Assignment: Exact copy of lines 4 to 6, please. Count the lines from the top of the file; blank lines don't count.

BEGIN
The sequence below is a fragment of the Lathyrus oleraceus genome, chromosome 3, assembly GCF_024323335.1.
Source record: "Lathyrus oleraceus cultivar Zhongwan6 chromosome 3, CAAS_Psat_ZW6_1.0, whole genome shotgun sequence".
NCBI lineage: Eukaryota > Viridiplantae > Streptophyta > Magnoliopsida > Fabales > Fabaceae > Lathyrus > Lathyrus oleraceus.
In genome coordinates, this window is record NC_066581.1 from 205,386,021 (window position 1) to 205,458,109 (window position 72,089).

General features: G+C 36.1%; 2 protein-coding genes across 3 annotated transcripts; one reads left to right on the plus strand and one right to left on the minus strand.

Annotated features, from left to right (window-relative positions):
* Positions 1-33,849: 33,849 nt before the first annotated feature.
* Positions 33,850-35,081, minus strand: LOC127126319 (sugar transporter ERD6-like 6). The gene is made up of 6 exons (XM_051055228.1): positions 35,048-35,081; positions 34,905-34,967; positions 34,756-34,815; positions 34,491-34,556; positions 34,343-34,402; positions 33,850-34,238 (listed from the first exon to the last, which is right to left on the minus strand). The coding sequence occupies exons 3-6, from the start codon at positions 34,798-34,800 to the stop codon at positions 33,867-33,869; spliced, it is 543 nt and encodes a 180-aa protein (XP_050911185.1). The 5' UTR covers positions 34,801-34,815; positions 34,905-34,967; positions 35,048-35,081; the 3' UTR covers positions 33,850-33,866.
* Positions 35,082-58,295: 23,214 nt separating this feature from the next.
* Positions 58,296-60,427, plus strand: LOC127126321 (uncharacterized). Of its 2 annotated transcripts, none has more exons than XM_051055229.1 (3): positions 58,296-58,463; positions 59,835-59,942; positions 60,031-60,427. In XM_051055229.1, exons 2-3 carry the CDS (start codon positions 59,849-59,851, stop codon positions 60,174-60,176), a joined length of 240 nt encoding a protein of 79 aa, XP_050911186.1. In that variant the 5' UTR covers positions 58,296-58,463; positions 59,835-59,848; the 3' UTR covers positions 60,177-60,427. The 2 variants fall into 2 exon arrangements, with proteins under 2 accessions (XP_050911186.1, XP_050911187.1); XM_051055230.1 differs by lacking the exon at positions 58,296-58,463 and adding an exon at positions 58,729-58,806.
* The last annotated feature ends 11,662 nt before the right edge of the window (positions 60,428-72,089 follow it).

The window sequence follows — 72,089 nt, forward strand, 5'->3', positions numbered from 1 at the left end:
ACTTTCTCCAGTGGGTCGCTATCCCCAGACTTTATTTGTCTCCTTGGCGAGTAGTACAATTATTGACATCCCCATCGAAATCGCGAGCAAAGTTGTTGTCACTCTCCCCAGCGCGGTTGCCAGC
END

In genome coordinates, this window is record NC_066581.1 from 205,386,021 (window position 1) to 205,458,109 (window position 72,089).

General features: G+C 36.1%; 2 protein-coding genes across 3 annotated transcripts; one reads left to right on the plus strand and one right to left on the minus strand.

Annotated features, from left to right (window-relative positions):